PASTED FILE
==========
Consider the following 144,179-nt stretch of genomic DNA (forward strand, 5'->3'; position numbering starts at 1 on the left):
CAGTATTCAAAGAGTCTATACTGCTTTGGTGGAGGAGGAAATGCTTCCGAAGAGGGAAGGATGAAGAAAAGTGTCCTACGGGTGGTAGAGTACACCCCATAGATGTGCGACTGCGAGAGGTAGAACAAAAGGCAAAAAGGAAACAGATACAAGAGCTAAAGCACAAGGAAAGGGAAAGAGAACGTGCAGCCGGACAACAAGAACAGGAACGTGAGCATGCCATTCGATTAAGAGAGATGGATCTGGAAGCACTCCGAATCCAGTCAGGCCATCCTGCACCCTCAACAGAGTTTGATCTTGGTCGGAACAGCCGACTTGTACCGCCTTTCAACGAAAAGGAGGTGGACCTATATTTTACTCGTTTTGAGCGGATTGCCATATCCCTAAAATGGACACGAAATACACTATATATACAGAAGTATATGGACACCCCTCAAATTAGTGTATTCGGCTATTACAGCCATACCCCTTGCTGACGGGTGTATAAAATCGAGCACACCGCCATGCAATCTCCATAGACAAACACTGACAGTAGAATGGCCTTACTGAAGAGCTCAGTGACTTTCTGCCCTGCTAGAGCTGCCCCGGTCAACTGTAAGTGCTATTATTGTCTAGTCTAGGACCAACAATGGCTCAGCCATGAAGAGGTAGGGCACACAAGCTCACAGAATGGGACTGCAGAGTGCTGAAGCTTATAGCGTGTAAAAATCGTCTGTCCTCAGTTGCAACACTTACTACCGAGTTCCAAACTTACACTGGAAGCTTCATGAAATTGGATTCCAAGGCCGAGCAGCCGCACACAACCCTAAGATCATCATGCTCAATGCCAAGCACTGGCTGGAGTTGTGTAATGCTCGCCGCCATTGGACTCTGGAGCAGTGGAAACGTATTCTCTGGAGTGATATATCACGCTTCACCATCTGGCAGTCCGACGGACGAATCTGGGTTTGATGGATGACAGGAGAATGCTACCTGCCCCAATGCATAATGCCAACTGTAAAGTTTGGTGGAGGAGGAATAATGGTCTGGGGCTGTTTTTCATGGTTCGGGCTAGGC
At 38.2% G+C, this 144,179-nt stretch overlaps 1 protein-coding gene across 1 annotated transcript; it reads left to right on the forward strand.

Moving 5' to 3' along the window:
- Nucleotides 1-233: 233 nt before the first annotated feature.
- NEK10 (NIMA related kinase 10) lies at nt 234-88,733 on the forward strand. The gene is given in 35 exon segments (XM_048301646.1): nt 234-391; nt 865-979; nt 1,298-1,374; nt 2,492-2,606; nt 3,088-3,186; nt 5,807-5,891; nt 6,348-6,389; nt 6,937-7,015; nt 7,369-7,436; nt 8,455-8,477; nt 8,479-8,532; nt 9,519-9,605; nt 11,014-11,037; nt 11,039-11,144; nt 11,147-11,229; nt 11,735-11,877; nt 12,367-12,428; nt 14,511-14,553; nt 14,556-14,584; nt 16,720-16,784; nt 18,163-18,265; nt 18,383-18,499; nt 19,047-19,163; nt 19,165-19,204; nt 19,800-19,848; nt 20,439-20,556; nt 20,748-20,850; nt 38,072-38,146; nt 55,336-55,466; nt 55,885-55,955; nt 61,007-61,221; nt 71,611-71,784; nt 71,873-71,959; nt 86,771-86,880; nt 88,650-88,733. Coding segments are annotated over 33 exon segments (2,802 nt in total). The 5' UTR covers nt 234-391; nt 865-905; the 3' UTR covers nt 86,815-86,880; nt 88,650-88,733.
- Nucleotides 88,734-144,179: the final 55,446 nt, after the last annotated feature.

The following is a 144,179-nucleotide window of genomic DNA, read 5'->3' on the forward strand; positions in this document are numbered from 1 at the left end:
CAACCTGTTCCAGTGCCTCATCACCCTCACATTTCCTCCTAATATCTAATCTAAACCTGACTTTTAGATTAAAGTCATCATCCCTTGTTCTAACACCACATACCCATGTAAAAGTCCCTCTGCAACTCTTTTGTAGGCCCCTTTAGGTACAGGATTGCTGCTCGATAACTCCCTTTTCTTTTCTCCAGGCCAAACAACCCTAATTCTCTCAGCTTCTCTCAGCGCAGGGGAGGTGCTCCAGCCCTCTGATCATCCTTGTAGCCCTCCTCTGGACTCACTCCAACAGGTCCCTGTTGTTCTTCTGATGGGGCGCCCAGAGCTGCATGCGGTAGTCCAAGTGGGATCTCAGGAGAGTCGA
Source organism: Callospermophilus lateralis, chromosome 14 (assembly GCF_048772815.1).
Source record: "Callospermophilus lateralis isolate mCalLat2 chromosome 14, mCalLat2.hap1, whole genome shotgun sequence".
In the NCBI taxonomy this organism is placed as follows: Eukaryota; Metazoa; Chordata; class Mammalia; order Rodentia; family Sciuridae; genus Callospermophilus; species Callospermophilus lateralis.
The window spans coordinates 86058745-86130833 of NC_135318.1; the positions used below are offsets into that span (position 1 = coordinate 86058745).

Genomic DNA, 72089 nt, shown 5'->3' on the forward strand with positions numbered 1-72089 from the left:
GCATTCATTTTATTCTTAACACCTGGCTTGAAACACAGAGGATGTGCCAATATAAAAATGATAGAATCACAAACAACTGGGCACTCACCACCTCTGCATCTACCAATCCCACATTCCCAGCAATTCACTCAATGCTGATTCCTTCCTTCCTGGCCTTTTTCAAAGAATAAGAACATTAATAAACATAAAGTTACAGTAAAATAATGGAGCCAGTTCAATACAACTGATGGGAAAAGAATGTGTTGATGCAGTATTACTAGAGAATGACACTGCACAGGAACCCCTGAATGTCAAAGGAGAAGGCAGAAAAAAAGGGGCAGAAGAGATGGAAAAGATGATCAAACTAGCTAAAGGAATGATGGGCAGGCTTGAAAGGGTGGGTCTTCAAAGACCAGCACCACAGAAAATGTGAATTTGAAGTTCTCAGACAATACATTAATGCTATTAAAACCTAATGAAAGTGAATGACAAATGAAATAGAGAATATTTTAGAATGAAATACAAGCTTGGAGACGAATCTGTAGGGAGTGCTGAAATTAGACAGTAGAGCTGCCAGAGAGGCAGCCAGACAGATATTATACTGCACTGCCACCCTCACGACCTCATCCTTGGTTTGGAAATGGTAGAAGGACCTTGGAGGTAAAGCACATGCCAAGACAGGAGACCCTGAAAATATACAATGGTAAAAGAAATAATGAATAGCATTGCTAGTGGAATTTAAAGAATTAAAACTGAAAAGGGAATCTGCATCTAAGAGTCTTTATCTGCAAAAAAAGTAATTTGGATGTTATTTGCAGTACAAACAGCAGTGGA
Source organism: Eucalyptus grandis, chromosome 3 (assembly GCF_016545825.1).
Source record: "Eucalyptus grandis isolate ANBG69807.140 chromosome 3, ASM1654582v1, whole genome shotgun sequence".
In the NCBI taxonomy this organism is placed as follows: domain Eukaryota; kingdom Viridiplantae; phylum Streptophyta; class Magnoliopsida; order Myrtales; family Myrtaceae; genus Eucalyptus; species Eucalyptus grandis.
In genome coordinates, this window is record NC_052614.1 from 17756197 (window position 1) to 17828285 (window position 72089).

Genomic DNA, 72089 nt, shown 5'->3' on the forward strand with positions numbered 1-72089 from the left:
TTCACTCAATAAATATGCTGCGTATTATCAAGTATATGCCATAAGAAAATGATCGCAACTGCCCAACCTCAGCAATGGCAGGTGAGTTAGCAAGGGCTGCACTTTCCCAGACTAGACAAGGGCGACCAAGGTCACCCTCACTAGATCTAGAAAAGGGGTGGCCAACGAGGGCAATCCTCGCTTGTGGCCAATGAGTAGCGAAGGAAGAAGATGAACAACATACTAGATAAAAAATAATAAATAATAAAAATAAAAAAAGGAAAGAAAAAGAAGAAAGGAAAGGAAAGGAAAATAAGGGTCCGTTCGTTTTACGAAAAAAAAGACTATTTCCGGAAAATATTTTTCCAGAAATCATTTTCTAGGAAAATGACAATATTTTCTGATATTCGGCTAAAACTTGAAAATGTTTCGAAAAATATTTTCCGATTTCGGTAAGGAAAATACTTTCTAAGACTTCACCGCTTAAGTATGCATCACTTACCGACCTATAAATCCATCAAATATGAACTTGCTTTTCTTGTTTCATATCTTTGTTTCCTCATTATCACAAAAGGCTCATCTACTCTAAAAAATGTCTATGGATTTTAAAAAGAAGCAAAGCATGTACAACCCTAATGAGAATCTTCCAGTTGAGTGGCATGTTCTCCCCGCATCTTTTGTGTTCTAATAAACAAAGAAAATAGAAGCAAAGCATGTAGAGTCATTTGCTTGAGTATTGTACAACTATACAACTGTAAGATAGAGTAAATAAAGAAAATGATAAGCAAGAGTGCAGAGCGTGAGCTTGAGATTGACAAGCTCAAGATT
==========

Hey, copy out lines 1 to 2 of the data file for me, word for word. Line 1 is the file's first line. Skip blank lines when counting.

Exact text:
Consider the following 144,179-nt stretch of genomic DNA (forward strand, 5'->3'; position numbering starts at 1 on the left):
CAGTATTCAAAGAGTCTATACTGCTTTGGTGGAGGAGGAAATGCTTCCGAAGAGGGAAGGATGAAGAAAAGTGTCCTACGGGTGGTAGAGTACACCCCATAGATGTGCGACTGCGAGAGGTAGAACAAAAGGCAAAAAGGAAACAGATACAAGAGCTAAAGCACAAGGAAAGGGAAAGAGAACGTGCAGCCGGACAACAAGAACAGGAACGTGAGCATGCCATTCGATTAAGAGAGATGGATCTGGAAGCACTCCGAATCCAGTCAGGCCATCCTGCACCCTCAACAGAGTTTGATCTTGGTCGGAACAGCCGACTTGTACCGCCTTTCAACGAAAAGGAGGTGGACCTATATTTTACTCGTTTTGAGCGGATTGCCATATCCCTAAAATGGACACGAAATACACTATATATACAGAAGTATATGGACACCCCTCAAATTAGTGTATTCGGCTATTACAGCCATACCCCTTGCTGACGGGTGTATAAAATCGAGCACACCGCCATGCAATCTCCATAGACAAACACTGACAGTAGAATGGCCTTACTGAAGAGCTCAGTGACTTTCTGCCCTGCTAGAGCTGCCCCGGTCAACTGTAAGTGCTATTATTGTCTAGTCTAGGACCAACAATGGCTCAGCCATGAAGAGGTAGGGCACACAAGCTCACAGAATGGGACTGCAGAGTGCTGAAGCTTATAGCGTGTAAAAATCGTCTGTCCTCAGTTGCAACACTTACTACCGAGTTCCAAACTTACACTGGAAGCTTCATGAAATTGGATTCCAAGGCCGAGCAGCCGCACACAACCCTAAGATCATCATGCTCAATGCCAAGCACTGGCTGGAGTTGTGTAATGCTCGCCGCCATTGGACTCTGGAGCAGTGGAAACGTATTCTCTGGAGTGATATATCACGCTTCACCATCTGGCAGTCCGACGGACGAATCTGGGTTTGATGGATGACAGGAGAATGCTACCTGCCCCAATGCATAATGCCAACTGTAAAGTTTGGTGGAGGAGGAATAATGGTCTGGGGCTGTTTTTCATGGTTCGGGCTAGGC